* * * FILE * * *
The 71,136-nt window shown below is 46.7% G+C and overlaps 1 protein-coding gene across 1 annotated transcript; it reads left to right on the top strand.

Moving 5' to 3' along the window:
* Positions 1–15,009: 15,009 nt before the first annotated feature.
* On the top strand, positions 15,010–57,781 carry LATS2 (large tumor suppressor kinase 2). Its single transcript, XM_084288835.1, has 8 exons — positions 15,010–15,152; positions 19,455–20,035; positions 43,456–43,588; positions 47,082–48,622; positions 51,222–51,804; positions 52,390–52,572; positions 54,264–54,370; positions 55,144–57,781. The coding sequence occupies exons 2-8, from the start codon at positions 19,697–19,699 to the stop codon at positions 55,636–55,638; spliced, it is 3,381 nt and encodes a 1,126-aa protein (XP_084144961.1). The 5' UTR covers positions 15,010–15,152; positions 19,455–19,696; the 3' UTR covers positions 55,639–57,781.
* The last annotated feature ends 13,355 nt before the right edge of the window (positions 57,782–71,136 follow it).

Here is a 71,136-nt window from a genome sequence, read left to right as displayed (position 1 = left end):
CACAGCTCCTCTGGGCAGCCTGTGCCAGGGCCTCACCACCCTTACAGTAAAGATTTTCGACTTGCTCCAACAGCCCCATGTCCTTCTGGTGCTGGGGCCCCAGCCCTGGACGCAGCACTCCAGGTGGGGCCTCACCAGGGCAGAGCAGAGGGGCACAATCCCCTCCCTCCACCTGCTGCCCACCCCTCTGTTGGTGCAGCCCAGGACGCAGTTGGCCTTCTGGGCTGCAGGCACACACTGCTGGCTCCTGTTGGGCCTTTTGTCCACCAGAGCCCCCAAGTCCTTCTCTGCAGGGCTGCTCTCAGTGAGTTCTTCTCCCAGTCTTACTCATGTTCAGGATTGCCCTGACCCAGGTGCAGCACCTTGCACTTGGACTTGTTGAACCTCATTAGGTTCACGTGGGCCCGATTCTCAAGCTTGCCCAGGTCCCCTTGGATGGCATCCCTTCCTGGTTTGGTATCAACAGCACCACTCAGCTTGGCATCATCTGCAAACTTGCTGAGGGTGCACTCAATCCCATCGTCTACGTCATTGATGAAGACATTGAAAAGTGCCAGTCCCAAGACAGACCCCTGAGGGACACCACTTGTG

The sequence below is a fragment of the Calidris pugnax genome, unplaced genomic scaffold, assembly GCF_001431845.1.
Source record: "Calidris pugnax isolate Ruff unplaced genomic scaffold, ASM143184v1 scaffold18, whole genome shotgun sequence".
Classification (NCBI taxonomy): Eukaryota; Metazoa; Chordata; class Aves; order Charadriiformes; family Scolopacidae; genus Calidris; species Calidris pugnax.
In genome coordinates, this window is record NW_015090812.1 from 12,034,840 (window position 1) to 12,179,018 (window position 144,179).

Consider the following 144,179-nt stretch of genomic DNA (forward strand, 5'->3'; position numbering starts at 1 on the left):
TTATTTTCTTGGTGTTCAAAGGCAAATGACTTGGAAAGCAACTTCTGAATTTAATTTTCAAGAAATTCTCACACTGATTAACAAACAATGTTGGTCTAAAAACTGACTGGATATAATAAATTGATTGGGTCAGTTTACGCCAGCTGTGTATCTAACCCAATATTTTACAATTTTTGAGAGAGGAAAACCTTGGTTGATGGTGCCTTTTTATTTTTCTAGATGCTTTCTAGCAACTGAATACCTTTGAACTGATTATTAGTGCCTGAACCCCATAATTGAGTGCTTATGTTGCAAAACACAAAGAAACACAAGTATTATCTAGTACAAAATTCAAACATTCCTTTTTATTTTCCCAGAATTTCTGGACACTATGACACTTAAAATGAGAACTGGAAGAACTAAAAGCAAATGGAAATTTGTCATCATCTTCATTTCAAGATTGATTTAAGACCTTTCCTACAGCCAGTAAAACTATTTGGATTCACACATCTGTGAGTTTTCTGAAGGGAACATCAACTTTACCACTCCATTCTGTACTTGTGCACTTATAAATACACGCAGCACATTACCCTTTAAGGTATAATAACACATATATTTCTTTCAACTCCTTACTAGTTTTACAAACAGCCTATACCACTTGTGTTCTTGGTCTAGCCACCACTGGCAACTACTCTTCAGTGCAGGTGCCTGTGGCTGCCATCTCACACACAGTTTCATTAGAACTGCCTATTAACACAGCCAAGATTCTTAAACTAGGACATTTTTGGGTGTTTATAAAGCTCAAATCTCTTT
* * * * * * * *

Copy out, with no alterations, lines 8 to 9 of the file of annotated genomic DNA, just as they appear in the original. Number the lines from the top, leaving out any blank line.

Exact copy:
The sequence below is a fragment of the Calidris pugnax genome, unplaced genomic scaffold, assembly GCF_001431845.1.
Source record: "Calidris pugnax isolate Ruff unplaced genomic scaffold, ASM143184v1 scaffold18, whole genome shotgun sequence".